The Federal Circuit has issued a unanimous precedential decision holding that a patent whose term was extended through Patent Term Adjustment (“PTA”) can be invalidated for obviousness-type double patenting (“ODP”), affirming the PTAB’s Ex Parte Cellect decision that we discussed in a previous post. The Court agreed with the PTAB that ODP should be assessed after PTA is applied to a patent, meaning that PTA does not protect a patent from ODP.
Is the genus claim dead, or has its demise been greatly exaggerated? We may soon have the Supreme Court’s answer. On April 18, following eight years of patent infringement litigation between Amgen and Sanofi, including two trials and two Federal Circuit appeals, the Supreme Court called for the views of the Solicitor General (“SG”) on Amgen’s petition for a writ of certiorari after the Federal Circuit invalidated its asserted patent claims for failing to satisfy the enablement requirement. See Amgen Inc. v. Sanofi, 987 F. 3d 1080 (Fed. Cir. 2021). The subject patents are directed to a genus of antibodies defined not by their structure (e.g., amino acid sequence) but by their function—specifically, the ability of the antibodies to bind certain parts of the PCSK9 antigen. Although these antibodies are not per se immunotherapeutic—PCSK9 is a target for treating high cholesterol and does not implicate immune system modulation—the Supreme Court’s resolution of the enablement questions presented will certainly have consequences for patenting protein immunotherapies, particularly antibodies, where claims are frequently drawn to genus-type claims with limitations to binding of immunoregulatory antigen targets.
The issue for the Supreme Court’s review if certiorari is granted is the standard for assessing enablement for broadly drafted claims to a functionally defined genus covering potentially many thousands (if not millions) of compositions when only a relatively few working embodiments are disclosed in the specification. Amgen’s petition argues that …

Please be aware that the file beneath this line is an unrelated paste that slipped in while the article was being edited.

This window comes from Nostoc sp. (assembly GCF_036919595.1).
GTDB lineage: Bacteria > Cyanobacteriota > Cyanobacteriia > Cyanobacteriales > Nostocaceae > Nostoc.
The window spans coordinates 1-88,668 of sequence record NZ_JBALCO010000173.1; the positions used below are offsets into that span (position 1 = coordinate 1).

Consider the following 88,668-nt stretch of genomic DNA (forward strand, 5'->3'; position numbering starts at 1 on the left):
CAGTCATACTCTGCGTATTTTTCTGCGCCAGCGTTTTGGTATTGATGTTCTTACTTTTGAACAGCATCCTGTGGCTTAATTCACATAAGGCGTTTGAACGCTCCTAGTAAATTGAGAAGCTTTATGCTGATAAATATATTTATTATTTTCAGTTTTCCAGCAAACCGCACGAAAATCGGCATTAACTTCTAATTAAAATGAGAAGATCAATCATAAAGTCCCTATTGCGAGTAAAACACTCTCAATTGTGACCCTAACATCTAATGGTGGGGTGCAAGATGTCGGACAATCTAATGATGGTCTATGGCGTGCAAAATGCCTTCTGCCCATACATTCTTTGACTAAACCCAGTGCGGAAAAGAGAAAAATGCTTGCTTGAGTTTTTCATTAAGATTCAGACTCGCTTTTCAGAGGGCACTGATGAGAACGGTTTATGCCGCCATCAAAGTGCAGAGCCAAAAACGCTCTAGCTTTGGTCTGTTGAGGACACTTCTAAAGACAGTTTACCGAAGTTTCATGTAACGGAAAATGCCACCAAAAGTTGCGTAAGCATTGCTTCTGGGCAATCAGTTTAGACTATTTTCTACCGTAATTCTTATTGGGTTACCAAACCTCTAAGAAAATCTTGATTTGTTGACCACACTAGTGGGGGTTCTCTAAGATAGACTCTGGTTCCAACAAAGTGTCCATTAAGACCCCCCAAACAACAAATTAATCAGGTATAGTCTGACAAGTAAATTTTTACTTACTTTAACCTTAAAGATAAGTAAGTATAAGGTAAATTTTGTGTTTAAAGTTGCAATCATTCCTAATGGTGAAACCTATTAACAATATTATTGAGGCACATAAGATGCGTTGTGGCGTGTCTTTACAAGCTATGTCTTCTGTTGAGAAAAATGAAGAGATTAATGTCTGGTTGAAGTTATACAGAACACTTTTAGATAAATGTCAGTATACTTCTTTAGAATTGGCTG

Continue Reading Amgen Inc. v. Sanofi: Does the Supreme Court’s Call for the Solicitor General’s Views Signal an Intention to Resolve Important Enablement Questions for Genus Claims?
In a warning to patent owners, a patent whose term had been extended through Patent Term Adjustment (“PTA”) was recently found invalid for obviousness-type double patenting (“ODP”) by the U.S. Patent Trial and Appeal Board (“PTAB”). Ex Parte Cellect Patent Owner and Appellant, Appeal No. 2021-00503, 2021 WL 5755329 (PTAB, Dec. 1, 2021). This is particularly concerning for makers of biopharmaceuticals, especially immunotherapeutic proteins and other biologic drugs. The duration of the patents protecting these drugs is critical to their value, and the terms of these patents are often extended by PTA. Moreover, effective lifecycle management strategies for immunotherapeutics typically involve developing broad, independent patent portfolios (often covering new or extended medical indications), increasing the risk of generating potentially invalidating ODP art.
Previously, several district courts have split on whether a PTA-based extension of patent term is vulnerable to ODP. In 2021, two New Jersey district court decisions found …
Continue Reading Does the PTAB’s Recent Ex Parte Cellect Decision Signal Concern for the Valuable Patent Terms of Biopharmaceuticals?